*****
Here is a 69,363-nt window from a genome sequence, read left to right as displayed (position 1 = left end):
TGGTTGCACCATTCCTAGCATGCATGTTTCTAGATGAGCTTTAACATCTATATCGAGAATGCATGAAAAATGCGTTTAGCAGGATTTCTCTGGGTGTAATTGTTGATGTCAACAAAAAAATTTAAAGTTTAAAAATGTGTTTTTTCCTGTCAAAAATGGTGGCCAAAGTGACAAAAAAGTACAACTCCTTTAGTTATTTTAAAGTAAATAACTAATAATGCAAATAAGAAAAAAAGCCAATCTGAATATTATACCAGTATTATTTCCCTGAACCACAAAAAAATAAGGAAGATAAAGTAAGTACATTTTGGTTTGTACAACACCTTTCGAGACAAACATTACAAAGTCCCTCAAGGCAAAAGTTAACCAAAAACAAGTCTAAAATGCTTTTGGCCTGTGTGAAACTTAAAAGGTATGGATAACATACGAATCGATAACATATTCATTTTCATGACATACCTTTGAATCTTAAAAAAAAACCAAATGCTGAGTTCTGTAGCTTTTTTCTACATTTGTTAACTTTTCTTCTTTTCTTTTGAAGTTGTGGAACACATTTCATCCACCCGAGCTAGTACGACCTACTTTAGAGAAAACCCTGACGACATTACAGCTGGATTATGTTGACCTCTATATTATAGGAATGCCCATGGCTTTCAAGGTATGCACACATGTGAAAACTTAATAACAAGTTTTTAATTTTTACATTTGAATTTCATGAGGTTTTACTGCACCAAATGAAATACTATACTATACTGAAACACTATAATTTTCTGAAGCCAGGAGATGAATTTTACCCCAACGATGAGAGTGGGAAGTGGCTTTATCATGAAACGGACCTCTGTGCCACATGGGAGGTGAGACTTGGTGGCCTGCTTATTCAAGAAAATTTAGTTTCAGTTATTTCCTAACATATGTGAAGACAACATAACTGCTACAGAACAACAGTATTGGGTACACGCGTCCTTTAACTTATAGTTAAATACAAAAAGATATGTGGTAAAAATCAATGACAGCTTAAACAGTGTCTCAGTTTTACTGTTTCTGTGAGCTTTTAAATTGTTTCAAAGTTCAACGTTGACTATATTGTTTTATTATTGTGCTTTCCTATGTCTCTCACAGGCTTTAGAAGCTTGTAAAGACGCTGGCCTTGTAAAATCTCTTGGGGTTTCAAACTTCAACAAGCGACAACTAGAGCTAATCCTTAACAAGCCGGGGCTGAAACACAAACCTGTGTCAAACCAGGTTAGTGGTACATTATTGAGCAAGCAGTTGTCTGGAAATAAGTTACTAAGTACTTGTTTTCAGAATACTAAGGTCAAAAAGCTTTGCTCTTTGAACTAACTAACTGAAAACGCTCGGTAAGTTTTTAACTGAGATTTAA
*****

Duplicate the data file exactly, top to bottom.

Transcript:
Here is a 69,363-nt window from a genome sequence, read left to right as displayed (position 1 = left end):
TGGTTGCACCATTCCTAGCATGCATGTTTCTAGATGAGCTTTAACATCTATATCGAGAATGCATGAAAAATGCGTTTAGCAGGATTTCTCTGGGTGTAATTGTTGATGTCAACAAAAAAATTTAAAGTTTAAAAATGTGTTTTTTCCTGTCAAAAATGGTGGCCAAAGTGACAAAAAAGTACAACTCCTTTAGTTATTTTAAAGTAAATAACTAATAATGCAAATAAGAAAAAAAGCCAATCTGAATATTATACCAGTATTATTTCCCTGAACCACAAAAAAATAAGGAAGATAAAGTAAGTACATTTTGGTTTGTACAACACCTTTCGAGACAAACATTACAAAGTCCCTCAAGGCAAAAGTTAACCAAAAACAAGTCTAAAATGCTTTTGGCCTGTGTGAAACTTAAAAGGTATGGATAACATACGAATCGATAACATATTCATTTTCATGACATACCTTTGAATCTTAAAAAAAAACCAAATGCTGAGTTCTGTAGCTTTTTTCTACATTTGTTAACTTTTCTTCTTTTCTTTTGAAGTTGTGGAACACATTTCATCCACCCGAGCTAGTACGACCTACTTTAGAGAAAACCCTGACGACATTACAGCTGGATTATGTTGACCTCTATATTATAGGAATGCCCATGGCTTTCAAGGTATGCACACATGTGAAAACTTAATAACAAGTTTTTAATTTTTACATTTGAATTTCATGAGGTTTTACTGCACCAAATGAAATACTATACTATACTGAAACACTATAATTTTCTGAAGCCAGGAGATGAATTTTACCCCAACGATGAGAGTGGGAAGTGGCTTTATCATGAAACGGACCTCTGTGCCACATGGGAGGTGAGACTTGGTGGCCTGCTTATTCAAGAAAATTTAGTTTCAGTTATTTCCTAACATATGTGAAGACAACATAACTGCTACAGAACAACAGTATTGGGTACACGCGTCCTTTAACTTATAGTTAAATACAAAAAGATATGTGGTAAAAATCAATGACAGCTTAAACAGTGTCTCAGTTTTACTGTTTCTGTGAGCTTTTAAATTGTTTCAAAGTTCAACGTTGACTATATTGTTTTATTATTGTGCTTTCCTATGTCTCTCACAGGCTTTAGAAGCTTGTAAAGACGCTGGCCTTGTAAAATCTCTTGGGGTTTCAAACTTCAACAAGCGACAACTAGAGCTAATCCTTAACAAGCCGGGGCTGAAACACAAACCTGTGTCAAACCAGGTTAGTGGTACATTATTGAGCAAGCAGTTGTCTGGAAATAAGTTACTAAGTACTTGTTTTCAGAATACTAAGGTCAAAAAGCTTTGCTCTTTGAACTAACTAACTGAAAACGCTCGGTAAGTTTTTAACTGAGATTTAA